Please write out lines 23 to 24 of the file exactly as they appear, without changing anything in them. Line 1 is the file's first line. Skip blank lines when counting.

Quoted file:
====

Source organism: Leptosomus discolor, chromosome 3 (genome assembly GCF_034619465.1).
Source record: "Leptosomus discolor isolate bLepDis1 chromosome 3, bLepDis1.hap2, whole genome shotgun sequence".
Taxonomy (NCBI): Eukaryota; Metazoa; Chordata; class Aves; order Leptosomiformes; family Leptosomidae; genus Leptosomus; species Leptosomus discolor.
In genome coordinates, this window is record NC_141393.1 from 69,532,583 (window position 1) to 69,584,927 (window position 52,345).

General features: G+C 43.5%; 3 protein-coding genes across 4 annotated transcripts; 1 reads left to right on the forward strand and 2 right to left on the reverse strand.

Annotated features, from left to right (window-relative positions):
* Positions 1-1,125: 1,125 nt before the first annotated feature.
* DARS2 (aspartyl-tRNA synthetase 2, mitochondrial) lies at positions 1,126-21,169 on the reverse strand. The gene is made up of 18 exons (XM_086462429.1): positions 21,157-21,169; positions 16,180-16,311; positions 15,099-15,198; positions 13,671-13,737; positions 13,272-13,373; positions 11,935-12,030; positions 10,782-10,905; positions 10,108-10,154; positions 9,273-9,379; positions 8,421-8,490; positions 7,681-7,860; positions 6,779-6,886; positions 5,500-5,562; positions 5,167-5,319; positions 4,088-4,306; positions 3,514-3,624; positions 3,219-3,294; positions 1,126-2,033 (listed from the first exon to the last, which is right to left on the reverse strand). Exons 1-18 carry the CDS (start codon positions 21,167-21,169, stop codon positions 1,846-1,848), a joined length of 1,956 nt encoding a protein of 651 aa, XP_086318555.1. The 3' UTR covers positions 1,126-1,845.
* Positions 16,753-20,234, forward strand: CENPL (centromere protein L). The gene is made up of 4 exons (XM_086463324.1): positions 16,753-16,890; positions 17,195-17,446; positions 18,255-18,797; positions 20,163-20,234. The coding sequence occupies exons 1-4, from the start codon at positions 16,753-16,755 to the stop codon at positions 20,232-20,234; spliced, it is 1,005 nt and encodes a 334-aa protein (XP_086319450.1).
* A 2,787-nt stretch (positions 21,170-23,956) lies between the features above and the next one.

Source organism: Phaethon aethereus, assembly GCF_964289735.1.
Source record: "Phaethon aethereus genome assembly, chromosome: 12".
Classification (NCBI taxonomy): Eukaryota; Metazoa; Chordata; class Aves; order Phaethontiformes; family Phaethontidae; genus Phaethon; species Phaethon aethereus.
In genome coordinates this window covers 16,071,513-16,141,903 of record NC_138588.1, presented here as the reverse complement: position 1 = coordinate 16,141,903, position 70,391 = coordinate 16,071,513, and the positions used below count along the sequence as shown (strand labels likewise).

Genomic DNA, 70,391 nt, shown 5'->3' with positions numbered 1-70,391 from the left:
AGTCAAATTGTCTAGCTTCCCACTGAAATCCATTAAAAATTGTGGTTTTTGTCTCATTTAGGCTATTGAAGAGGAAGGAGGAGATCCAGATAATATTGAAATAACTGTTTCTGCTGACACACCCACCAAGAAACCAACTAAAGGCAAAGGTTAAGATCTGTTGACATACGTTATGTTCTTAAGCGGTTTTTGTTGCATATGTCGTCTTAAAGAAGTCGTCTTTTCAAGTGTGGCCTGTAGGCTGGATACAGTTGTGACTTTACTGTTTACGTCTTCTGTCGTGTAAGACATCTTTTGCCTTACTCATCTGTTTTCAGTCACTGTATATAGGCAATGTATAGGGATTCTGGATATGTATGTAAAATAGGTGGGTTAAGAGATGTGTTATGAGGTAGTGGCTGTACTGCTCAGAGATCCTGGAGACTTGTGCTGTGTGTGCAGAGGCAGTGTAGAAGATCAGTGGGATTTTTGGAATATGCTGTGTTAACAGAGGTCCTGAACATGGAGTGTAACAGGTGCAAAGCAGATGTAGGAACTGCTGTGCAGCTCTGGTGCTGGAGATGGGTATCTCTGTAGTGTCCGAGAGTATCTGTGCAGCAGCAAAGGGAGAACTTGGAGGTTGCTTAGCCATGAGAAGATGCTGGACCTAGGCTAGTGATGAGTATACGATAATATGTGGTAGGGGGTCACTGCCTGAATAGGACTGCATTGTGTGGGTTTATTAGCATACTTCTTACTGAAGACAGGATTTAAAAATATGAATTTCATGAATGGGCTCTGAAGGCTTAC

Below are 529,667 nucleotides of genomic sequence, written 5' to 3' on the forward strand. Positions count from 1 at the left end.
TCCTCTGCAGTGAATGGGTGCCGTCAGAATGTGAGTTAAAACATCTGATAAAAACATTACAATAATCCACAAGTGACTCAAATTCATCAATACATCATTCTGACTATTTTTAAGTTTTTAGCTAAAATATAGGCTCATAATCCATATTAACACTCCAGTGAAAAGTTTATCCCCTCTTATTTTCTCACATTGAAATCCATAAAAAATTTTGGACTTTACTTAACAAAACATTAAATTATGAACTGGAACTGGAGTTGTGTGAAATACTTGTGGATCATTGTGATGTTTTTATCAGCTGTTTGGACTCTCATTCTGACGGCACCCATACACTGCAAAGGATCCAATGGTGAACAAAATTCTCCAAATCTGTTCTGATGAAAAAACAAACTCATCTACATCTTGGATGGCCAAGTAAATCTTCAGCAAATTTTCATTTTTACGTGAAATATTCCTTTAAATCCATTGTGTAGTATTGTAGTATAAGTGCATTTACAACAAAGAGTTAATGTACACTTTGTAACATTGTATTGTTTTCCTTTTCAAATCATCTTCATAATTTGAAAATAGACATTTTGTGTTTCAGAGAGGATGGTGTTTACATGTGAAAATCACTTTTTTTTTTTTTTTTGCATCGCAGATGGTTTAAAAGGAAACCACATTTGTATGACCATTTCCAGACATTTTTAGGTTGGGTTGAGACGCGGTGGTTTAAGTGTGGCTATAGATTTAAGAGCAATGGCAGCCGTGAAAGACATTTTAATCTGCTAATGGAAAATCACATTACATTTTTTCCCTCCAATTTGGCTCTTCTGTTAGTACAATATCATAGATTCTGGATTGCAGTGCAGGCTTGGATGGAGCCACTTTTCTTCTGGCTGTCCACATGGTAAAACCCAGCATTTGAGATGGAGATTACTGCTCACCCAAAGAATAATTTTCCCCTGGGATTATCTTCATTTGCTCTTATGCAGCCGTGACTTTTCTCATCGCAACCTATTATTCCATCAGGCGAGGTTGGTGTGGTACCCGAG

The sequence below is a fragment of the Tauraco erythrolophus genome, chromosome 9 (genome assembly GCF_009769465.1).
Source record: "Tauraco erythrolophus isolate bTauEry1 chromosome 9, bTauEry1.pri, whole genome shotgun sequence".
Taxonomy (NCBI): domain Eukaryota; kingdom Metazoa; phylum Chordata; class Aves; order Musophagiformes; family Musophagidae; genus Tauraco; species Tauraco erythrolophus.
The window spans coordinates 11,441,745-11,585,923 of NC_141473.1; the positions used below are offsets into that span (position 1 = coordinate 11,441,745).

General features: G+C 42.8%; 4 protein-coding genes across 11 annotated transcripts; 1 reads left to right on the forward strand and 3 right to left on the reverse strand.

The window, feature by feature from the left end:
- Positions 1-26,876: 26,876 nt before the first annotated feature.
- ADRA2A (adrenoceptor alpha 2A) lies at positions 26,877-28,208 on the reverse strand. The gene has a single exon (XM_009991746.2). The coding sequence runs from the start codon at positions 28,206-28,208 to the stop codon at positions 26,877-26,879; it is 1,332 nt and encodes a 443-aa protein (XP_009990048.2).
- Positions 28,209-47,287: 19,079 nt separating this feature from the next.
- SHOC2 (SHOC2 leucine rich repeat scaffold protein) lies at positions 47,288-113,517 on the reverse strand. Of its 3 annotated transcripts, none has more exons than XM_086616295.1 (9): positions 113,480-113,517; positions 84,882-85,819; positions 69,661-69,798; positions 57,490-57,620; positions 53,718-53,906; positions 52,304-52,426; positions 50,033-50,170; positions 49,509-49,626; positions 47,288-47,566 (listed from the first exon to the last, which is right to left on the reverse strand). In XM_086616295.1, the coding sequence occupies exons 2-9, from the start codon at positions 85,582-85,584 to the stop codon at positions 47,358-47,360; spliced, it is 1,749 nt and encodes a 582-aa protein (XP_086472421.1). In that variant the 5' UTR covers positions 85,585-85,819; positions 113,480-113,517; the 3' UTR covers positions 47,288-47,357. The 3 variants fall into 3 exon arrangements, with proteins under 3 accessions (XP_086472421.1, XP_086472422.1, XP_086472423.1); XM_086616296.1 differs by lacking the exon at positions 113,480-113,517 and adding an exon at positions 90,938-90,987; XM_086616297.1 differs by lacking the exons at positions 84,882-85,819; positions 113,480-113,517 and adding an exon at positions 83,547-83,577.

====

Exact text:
General features: G+C 42.8%; 4 protein-coding genes across 11 annotated transcripts; 1 reads left to right on the forward strand and 3 right to left on the reverse strand.

The window, feature by feature from the left end: